true for both fixed and mobile broadband networks, and only shows it is dependent on how each operator positions themselves in the market. There are two main drivers for high data consumption today: peer-to-peer file sharing and video streaming. Peer-to-peer file sharing has been dominant for some time although video streaming services are growing rapidly. Music and radio streaming also generate significant traffic, but on a per-user basis it can’t measure up to file sharing and video streaming. There is one limitation with video streaming that differentiates it from peer-to-peer, despite its rapid growth and higher bitrates. It is hampered by the individual’s time spent in front of the screen, while file sharing “work” is done by a computer that can download files throughout the day. The operator needs to find a balance between addressing traffic issues that drive costs and limiting end users too much, which may impact uptake. To the end user, there is virtually no correlation between volume and value. To the operator, there is a correlation between volume (at busy hours) and cost. The mechanism an operator uses to handle the traffic needs to take this difference into account. By focusing on packages with different amounts of gb, the operator is putting a value on volume for the end user. At the moment this is probably the most common method used to limit costs driving data consumption. This works fairly well in reducing the traffic per user, although operators with these limitations have higher average traffic per user than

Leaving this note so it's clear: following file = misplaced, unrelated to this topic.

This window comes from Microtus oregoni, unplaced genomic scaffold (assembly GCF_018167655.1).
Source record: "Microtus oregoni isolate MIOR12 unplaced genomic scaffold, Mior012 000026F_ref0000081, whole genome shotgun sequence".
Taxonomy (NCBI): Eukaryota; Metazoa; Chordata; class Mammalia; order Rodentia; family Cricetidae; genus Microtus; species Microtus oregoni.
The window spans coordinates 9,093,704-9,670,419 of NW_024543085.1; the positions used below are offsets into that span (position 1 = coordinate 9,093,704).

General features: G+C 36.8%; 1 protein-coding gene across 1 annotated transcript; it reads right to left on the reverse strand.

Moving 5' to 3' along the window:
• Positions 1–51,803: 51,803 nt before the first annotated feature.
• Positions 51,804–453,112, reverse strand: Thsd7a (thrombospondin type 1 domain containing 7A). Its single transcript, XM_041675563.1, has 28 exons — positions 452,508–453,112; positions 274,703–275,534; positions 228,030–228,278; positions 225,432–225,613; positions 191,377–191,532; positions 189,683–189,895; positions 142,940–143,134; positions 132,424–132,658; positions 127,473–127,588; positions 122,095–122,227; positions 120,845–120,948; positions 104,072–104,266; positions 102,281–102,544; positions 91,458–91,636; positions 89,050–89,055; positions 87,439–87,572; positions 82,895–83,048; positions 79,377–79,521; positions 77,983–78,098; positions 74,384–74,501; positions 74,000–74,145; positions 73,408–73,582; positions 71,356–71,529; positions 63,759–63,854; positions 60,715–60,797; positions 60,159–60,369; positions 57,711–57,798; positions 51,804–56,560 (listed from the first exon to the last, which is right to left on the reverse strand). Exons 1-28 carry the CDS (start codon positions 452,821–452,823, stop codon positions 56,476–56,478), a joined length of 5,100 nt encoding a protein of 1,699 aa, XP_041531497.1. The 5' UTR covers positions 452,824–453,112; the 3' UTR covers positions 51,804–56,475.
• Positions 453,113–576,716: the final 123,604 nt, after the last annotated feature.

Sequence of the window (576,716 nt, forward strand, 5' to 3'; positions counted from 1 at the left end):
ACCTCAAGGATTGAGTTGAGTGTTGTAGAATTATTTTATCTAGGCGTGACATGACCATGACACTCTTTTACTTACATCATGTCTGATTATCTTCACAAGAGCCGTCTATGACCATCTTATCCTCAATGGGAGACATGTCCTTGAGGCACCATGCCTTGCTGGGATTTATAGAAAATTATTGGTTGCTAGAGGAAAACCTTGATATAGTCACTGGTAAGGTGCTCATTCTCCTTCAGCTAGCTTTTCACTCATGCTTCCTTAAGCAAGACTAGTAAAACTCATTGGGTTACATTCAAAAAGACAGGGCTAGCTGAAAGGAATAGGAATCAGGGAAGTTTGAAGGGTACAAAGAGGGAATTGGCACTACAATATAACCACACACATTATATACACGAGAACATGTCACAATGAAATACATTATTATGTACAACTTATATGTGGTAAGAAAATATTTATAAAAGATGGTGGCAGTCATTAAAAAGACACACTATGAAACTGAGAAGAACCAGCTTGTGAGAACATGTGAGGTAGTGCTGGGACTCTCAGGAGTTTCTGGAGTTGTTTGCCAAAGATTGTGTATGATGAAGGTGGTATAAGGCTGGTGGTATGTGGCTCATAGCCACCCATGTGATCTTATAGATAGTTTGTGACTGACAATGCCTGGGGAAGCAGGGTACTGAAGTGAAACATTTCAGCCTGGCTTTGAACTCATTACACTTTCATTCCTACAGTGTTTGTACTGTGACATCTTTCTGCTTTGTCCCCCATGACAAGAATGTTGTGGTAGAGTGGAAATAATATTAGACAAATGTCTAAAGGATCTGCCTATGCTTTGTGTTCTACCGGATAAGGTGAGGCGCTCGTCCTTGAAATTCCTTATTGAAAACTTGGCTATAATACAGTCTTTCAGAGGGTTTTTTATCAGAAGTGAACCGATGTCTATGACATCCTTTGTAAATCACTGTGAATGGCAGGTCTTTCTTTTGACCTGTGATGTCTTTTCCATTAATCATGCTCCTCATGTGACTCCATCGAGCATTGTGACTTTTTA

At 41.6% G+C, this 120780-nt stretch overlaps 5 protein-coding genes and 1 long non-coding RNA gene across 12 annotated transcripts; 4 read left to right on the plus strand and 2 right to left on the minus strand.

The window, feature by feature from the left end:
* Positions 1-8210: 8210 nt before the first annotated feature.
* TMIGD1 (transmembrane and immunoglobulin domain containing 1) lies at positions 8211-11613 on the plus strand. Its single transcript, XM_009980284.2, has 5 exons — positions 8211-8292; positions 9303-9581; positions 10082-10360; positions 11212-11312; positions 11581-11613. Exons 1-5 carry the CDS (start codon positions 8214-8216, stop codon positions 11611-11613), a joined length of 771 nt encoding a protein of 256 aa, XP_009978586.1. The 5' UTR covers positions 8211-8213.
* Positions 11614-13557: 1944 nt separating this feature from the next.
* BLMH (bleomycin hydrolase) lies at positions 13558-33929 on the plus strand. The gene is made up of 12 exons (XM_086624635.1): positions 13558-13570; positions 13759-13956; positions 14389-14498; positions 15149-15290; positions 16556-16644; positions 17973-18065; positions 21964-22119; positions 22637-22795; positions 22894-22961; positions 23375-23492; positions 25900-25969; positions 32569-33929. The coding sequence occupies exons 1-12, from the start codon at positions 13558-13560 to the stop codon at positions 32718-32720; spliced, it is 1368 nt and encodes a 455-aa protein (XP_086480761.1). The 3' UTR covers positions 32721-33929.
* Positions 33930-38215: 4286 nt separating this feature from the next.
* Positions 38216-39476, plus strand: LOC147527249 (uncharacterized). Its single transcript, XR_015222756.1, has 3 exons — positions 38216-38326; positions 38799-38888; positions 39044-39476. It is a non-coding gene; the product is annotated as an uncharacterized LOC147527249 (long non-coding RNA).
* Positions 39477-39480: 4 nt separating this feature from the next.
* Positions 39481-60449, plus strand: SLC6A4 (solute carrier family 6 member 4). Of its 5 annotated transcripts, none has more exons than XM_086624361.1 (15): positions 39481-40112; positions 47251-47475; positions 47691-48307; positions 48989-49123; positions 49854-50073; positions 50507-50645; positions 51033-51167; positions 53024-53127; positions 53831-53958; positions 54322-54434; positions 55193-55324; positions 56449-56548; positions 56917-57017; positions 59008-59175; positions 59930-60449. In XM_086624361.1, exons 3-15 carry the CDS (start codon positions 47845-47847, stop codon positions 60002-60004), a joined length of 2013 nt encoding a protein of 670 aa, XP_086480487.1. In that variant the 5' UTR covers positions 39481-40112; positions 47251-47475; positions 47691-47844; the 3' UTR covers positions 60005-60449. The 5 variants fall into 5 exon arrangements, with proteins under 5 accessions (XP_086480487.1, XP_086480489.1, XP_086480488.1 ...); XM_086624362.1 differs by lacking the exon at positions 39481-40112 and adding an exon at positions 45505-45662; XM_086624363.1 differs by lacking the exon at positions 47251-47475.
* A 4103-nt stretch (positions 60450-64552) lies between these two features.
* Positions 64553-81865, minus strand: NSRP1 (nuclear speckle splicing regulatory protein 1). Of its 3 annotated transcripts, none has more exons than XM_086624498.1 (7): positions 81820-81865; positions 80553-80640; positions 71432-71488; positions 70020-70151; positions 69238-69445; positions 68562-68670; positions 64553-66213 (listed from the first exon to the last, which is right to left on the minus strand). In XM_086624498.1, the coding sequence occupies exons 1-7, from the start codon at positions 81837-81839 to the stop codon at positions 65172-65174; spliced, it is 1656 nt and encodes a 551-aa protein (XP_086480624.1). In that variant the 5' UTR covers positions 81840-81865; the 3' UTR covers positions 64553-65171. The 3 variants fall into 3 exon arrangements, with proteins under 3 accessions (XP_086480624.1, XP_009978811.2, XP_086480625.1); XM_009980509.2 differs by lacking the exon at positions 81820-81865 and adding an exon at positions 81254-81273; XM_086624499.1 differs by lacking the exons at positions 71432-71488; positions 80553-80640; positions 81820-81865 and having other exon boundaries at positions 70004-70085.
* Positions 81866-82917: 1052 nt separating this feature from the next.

mobile broadband profitability

The “unfair” way of allocating cost

On the fast track to profitability

Total network cost

Mobile broadband subscribers SMS/Voice

20%

80%

+

85%

80%

15%

Subscribers

Traffic volume

strategy

85%

= 23.0

= 1.0

cost units

cost units

Allocating cost in a “fair” way

▶ EMOBILE LAUNCHED its service in Japan in March 2007, and is reporting positive earnings before interest, taxes, depreciation and amortization (EBITDA) month to month, and expects to be EBITDA positive in 2009. More than 90 percent of eMobile’s subscribers are PC users. The Scandinavian operator Hi3G reports its mobile broadband subscribers are expected to generate “higher percentage margins than its voice customers,” despite a lower ARPU for mobile broadband subscribers. Mobilkom in Austria has managed to maintain its EBITDA and operating income levels, while showing strong growth in broadband and a dramatic decrease in contract churn levels. In terms of volume, Mobilkom’s mobile broadband-related revenue in Austria already surpasses that of their entire operations in Serbia and Lichtenstein. Telstra in Australia reports similar trends with strongest growth coming from their wireless broadband service (+69 percent in revenue YoY), while increasing their company’s EBITDA.